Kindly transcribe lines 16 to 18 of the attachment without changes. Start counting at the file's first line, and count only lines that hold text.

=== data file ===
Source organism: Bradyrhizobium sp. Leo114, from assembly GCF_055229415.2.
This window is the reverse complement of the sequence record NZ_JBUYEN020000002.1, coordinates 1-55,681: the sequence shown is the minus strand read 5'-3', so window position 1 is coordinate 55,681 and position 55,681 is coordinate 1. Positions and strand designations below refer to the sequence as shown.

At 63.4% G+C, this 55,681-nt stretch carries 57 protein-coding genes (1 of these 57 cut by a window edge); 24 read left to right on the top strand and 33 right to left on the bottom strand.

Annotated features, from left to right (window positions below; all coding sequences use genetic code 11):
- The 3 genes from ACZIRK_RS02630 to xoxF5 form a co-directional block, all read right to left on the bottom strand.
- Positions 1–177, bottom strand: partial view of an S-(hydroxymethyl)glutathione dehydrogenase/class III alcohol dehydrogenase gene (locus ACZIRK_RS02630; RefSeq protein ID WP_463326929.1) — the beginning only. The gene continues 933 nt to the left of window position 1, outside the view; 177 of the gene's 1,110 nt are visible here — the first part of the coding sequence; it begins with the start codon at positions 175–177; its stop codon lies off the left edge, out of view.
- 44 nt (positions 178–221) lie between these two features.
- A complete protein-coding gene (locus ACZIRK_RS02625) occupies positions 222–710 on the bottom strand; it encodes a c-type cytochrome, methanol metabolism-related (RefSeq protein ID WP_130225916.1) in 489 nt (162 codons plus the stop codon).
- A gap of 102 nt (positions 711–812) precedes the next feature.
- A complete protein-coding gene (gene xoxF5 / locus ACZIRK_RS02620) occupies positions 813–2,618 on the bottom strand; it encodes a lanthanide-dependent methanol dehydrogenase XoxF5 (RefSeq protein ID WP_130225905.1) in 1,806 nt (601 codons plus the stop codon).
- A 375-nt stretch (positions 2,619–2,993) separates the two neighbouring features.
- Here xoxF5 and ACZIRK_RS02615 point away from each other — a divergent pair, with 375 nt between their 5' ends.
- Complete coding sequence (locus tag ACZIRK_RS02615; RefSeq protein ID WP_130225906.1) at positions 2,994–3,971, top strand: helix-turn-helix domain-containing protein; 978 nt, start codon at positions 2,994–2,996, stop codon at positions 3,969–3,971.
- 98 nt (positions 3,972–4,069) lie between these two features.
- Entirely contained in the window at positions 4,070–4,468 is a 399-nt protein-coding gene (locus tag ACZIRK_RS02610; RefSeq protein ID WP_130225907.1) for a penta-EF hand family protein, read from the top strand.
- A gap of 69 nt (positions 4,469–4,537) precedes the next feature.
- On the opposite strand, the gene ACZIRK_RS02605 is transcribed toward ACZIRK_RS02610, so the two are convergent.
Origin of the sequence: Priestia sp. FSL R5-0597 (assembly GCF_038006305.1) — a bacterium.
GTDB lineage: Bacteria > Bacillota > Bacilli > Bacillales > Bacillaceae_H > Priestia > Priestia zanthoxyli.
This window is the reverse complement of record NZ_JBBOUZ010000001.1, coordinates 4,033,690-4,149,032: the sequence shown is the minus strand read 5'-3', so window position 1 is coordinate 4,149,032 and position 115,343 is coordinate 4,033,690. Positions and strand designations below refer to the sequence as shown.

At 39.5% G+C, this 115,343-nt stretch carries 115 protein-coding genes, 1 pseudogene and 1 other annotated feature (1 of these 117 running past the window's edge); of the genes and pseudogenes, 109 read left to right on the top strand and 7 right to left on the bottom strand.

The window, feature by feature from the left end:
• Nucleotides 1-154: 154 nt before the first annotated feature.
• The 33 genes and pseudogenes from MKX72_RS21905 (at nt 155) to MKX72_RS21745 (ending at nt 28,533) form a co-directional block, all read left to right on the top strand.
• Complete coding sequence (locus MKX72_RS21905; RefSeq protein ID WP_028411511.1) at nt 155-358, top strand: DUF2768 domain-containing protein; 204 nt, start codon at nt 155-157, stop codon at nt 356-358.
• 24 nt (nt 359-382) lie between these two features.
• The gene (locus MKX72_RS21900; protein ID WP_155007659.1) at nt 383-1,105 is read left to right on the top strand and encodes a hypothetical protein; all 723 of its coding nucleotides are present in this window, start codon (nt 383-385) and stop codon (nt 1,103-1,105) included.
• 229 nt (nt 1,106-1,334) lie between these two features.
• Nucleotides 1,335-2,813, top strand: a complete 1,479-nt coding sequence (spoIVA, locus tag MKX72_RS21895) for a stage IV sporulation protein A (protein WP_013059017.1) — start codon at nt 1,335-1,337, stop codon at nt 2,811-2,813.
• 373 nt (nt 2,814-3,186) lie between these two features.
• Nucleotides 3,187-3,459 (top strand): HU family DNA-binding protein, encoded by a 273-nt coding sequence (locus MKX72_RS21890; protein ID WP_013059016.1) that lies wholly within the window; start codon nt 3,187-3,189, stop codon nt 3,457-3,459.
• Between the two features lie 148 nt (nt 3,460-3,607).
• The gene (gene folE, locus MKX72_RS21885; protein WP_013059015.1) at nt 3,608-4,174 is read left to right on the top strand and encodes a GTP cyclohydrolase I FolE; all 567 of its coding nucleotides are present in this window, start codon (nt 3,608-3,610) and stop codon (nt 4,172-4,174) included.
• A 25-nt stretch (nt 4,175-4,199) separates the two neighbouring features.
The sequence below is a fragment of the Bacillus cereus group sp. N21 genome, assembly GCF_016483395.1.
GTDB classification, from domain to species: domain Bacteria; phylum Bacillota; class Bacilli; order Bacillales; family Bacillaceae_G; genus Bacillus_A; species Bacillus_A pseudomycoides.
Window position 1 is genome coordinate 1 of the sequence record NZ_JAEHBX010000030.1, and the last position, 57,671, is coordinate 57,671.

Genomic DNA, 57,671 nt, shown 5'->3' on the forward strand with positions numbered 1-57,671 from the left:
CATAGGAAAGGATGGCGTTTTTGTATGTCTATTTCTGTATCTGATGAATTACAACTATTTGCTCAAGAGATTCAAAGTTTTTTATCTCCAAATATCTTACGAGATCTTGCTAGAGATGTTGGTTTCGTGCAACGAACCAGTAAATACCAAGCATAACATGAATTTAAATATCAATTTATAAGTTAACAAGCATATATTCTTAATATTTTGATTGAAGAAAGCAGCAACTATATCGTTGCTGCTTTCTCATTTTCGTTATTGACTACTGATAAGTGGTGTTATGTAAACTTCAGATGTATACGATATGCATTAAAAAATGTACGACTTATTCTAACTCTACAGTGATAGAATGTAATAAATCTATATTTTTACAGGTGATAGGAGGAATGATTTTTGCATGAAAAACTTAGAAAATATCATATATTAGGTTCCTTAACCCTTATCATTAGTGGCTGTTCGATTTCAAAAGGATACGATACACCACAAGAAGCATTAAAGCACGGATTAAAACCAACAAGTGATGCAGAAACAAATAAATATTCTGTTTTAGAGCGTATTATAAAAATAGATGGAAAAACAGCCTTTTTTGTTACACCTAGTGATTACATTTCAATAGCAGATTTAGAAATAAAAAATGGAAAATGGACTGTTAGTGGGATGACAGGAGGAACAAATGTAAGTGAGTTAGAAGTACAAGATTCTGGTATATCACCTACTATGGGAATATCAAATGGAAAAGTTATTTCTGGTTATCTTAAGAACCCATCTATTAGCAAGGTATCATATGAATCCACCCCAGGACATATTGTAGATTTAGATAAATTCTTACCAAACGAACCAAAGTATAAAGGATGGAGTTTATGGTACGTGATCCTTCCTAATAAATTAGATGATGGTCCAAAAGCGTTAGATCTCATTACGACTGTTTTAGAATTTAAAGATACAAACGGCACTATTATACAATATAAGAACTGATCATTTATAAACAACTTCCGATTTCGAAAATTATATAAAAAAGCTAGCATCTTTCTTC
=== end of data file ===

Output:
- A gap of 69 nt (positions 4,469–4,537) precedes the next feature.
- On the opposite strand, the gene ACZIRK_RS02605 is transcribed toward ACZIRK_RS02610, so the two are convergent.
Origin of the sequence: Priestia sp. FSL R5-0597 (assembly GCF_038006305.1) — a bacterium.